Oct. 8, 2013
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The 2010 Affordable Care Act (ACA) permanently slows the growth of Medicare payment rates for inpatient hospital care, raising concerns that hospitals will raise prices for private payers to offset lower Medicare revenue.
If history holds true, however, nonprofit hospitals will instead reduce operating expenses to maintain profits, while for-profit hospitals, which tend to already have lower operating costs, will see profits decline, according to the study by HSC Senior Researcher Chapin White, Ph.D.; and Vivian Yaling Wu, Ph.D., an assistant professor at the University of Southern California.
Funded by the nonprofit, nonpartisan National Institute for Health Care Reform, the study analyzed Medicare cost reports for 2,043 hospitals between 1996 and 2009 and examined the effect of changes in Medicare inpatient payments on hospital s’ overall revenues, operating costs, profits, assets and staffing.
“These findings are mixed news for supporters of the ACA. From a financial standpoint, the ACA cuts clearly will help bend the hospital spending curve downward, both for Medicare and for other payers as well. The claim that large numbers of hospitals will be driven to insolvency by the ACA cuts appears to hold true only for for-profit hospitalsnot-for-profit hospitals, over the period examined, fully adjusted their operating expenses to match their newly constrained revenues. Hospitals’ operations will clearly have to adjust in coming years to a more constrained revenue environment. If hospitals can manage to maintain or improve their quality of care, then the result will be improved efficiency,” the study concludes.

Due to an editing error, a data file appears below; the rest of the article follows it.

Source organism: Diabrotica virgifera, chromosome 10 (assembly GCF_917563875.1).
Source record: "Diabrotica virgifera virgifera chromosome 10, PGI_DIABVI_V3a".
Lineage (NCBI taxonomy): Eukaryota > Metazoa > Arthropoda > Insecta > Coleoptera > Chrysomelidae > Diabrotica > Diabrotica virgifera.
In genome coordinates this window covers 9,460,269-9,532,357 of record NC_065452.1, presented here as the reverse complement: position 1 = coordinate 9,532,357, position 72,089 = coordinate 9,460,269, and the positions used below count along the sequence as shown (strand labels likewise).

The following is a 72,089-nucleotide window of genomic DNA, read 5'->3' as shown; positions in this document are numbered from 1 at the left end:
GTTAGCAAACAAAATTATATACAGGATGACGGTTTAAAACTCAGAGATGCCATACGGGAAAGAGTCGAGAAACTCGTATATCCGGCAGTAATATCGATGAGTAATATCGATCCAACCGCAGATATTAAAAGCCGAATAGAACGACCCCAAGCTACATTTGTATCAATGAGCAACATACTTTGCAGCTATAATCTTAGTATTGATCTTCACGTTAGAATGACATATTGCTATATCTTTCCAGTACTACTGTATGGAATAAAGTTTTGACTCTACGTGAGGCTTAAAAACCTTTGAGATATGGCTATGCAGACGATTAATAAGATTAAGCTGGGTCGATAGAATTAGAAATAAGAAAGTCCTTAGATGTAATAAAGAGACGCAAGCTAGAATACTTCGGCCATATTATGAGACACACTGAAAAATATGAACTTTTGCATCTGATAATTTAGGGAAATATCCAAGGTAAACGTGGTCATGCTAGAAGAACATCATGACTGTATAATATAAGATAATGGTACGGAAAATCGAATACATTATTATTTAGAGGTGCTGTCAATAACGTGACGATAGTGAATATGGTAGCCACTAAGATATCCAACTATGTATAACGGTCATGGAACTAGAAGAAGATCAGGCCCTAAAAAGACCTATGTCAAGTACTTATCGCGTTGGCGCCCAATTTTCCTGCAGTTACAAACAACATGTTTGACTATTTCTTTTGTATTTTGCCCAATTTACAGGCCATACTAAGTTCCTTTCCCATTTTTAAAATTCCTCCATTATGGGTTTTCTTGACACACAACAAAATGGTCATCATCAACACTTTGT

The study, titled “How Do Hospitals Cope with Sustained Slow Growth in Medicare Prices?” is available online here.
The Center for Studying Health System Change is a nonpartisan policy research organization committed to providing objective and timely research on the nation's changing health system to help inform policy makers and contribute to better health care policy. HSC, based in Washington, D.C., is affiliated with Mathematica Policy Research.